Is Rotavirus Serious?

Rotavirus is a highly contagious disease that causes gastroenteritis, also called the "stomach flu." Rotavirus can indeed be serious, but it's less of a problem than it used to be, since vaccines are available to prevent it. Infants may receive one of two rotavirus vaccines, which are both given orally. Making sure your child's vaccinations are up to date is an effective way to reduce visits to the emergency pediatrician.

Signs and Symptoms

The onset of rotavirus symptoms is usually two days after the child contracts the virus. At first, you'll likely notice that your child is running a fever and is vomiting. These symptoms are soon followed by watery diarrhea, which can last about three to eight days. Some kids suffer from stomach pain and loss of appetite.


Rotavirus isn't pleasant, but for some patients, it can be downright dangerous. Diarrhea and vomiting both cause dehydration, especially when these symptoms persist for days. Your child needs urgent care if he or she shows any signs of dehydration, such as:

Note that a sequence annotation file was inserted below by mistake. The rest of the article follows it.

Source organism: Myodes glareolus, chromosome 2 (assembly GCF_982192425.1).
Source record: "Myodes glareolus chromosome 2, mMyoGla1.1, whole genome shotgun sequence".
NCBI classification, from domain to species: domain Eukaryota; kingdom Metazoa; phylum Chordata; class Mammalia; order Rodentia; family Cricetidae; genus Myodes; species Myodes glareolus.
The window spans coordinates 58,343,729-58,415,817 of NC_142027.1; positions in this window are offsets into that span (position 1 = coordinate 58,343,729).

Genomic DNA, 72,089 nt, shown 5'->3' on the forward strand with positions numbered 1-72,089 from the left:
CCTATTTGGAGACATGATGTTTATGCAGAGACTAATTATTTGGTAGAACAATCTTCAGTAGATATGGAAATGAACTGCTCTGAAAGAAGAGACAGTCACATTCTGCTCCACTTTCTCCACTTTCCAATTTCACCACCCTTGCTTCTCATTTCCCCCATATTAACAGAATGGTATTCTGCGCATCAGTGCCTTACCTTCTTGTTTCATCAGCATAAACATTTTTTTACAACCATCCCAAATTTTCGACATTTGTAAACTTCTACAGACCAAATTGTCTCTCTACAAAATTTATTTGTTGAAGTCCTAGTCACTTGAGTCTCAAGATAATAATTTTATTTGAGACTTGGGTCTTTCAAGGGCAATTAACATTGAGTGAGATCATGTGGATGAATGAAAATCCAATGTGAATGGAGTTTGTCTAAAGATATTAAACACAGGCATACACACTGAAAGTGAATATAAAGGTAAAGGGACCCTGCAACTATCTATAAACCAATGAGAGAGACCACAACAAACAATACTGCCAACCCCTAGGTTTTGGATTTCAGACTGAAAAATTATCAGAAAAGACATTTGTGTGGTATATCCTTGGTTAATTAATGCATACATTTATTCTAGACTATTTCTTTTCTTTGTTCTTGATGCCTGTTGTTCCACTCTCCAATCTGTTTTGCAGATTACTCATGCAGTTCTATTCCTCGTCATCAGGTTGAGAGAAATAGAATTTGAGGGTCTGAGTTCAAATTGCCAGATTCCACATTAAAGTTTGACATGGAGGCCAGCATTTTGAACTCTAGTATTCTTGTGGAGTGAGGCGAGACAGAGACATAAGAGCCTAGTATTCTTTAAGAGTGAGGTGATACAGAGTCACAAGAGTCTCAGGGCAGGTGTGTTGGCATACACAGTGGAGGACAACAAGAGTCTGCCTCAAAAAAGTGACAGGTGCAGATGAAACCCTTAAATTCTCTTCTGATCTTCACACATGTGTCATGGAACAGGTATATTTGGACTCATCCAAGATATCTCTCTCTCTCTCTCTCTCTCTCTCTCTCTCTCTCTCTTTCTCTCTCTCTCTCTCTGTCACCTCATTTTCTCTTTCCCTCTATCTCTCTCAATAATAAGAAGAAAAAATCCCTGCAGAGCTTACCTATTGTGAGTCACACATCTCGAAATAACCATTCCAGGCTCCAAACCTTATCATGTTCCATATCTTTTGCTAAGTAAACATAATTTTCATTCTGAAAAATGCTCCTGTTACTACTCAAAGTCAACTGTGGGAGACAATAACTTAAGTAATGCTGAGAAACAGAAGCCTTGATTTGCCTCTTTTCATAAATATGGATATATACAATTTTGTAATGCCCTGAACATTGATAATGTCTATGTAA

• Significant decrease or cessation of urination
  • Dry mouth and throat
  • Dizziness upon standing
  • Crying with few to no tears
  • Unusual sleepiness or fussiness

A doctor should also see your child if he or she can't keep fluids down. The after hours pediatrician may need to give your child fluids intravenously.


Unfortunately, medicines can't treat the virus itself, although the doctor may recommend some medications to manage the symptoms. The patient simply needs to let the virus run its course. You can comfort your child and prevent dehydration by encouraging him or her to sip fluids frequently. An oral rehydration fluid—commonly available in supermarkets and drugstores—is effective for preventing dehydration.

At Pediatrics After Hours, it's our mission to help sick kids feel well again quickly when their regular pediatrician's office is closed. Our four urgent care facilities in the DFW area are fully staffed by a team of caring professionals who understand the sensitive needs of young children. No appointment is needed, but you can call us at (214) 363-7242.

Categories: rotavirus


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